written by Cathy,SnorkelingOnline
This does not include only online ecommerce sellers, this involves everyone who is involved in social networking. Make time to read this report, that was released last month, On the Leakage of Personally Identifiable Information Via Online Social Networks.
Over half a billion people are on various Online Social Networks (OSNs) and have made available a vast amount of personal information on these OSNs. OSN users make movements around the Internet can now be tracked not just as an IP address, but be associated with the unique identifier used to store information about users on an OSN. This OSN identifier is a pointer to PII about the user. Cookies and other tracking mechanisms on the Internet have been prevalent for a long time. The general claim of aggregators is that they create profiles of users based on their Internet behavior, but do not gather or record PII. Although we do not know that aggregators are recording PII, we demonstrate with this work that it is undeniable that information is available to them. Aggregators do not have to take any action to receive this information. As part of requests, they receive OSN identifiers with pointers to the PII or in some cases, directly receive pieces of PII. This PII information can be joined with information from tracking cookies obtained from the user’s traversal to any site that triggers a visit to the same aggregator. The ability to link information across traversals on the Internet coupled with the wide range of daily actions performed by hundreds of millions of users on the Internet raises privacy issues, particularly to the extent users may not understand the consequences of having their PII information available to aggregators.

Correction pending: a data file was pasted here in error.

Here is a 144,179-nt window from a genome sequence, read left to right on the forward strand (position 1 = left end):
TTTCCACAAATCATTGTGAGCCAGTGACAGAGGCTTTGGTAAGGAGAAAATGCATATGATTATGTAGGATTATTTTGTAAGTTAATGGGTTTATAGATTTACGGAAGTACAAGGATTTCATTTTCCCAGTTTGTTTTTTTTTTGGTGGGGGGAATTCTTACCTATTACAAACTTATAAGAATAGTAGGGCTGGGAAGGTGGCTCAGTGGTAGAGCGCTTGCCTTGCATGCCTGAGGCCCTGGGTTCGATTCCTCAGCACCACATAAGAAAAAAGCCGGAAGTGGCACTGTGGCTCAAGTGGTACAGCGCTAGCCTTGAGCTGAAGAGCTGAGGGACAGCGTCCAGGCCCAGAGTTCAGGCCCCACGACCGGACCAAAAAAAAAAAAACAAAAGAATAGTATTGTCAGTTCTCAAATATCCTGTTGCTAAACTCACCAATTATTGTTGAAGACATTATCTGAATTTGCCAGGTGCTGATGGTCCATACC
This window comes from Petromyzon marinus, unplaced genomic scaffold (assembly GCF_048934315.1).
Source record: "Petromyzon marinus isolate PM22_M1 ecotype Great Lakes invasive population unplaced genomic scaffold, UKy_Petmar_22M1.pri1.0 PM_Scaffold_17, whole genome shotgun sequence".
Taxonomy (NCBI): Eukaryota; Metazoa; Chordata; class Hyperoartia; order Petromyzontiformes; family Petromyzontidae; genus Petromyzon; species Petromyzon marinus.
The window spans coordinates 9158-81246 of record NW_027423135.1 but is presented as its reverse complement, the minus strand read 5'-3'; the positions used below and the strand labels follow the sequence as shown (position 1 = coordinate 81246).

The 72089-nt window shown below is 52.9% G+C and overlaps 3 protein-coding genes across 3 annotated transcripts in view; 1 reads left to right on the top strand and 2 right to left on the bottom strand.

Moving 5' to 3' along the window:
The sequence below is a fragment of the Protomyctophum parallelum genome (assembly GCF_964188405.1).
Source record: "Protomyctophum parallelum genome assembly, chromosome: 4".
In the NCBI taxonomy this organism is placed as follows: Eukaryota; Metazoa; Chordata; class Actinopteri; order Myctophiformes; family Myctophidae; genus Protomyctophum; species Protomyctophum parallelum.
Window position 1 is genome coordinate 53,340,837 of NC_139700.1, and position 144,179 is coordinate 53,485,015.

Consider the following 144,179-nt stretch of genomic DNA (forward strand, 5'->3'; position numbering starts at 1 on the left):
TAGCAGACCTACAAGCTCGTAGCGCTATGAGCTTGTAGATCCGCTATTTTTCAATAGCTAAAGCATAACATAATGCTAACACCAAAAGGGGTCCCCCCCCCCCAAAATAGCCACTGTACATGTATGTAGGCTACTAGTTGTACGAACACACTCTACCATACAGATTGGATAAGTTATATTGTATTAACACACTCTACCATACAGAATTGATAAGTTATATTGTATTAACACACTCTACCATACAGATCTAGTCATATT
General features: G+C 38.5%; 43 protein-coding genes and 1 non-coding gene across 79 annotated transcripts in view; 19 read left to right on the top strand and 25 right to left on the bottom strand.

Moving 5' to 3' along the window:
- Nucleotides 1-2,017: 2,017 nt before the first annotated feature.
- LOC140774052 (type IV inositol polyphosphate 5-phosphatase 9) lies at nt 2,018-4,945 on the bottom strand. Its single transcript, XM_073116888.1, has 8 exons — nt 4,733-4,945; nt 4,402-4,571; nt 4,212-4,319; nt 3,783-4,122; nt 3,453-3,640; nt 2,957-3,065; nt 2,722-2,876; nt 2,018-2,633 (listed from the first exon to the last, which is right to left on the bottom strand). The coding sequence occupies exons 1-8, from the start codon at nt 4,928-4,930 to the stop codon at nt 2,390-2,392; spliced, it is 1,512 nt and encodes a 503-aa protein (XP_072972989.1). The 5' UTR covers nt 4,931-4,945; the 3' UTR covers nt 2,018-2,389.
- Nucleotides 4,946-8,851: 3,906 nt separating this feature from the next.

While most social networks do have a policy that state that they do provide non-identifiable information to third parties for advertisers, but what they dont tell you is that with the advanced technology, they can now allow third parties to access your user name, birth date, sex, social security numbers, etc. and other linable personable identifiable information that can identify the user. Is this violating their private policies? Be cautious of what private information you put about yourself and your business.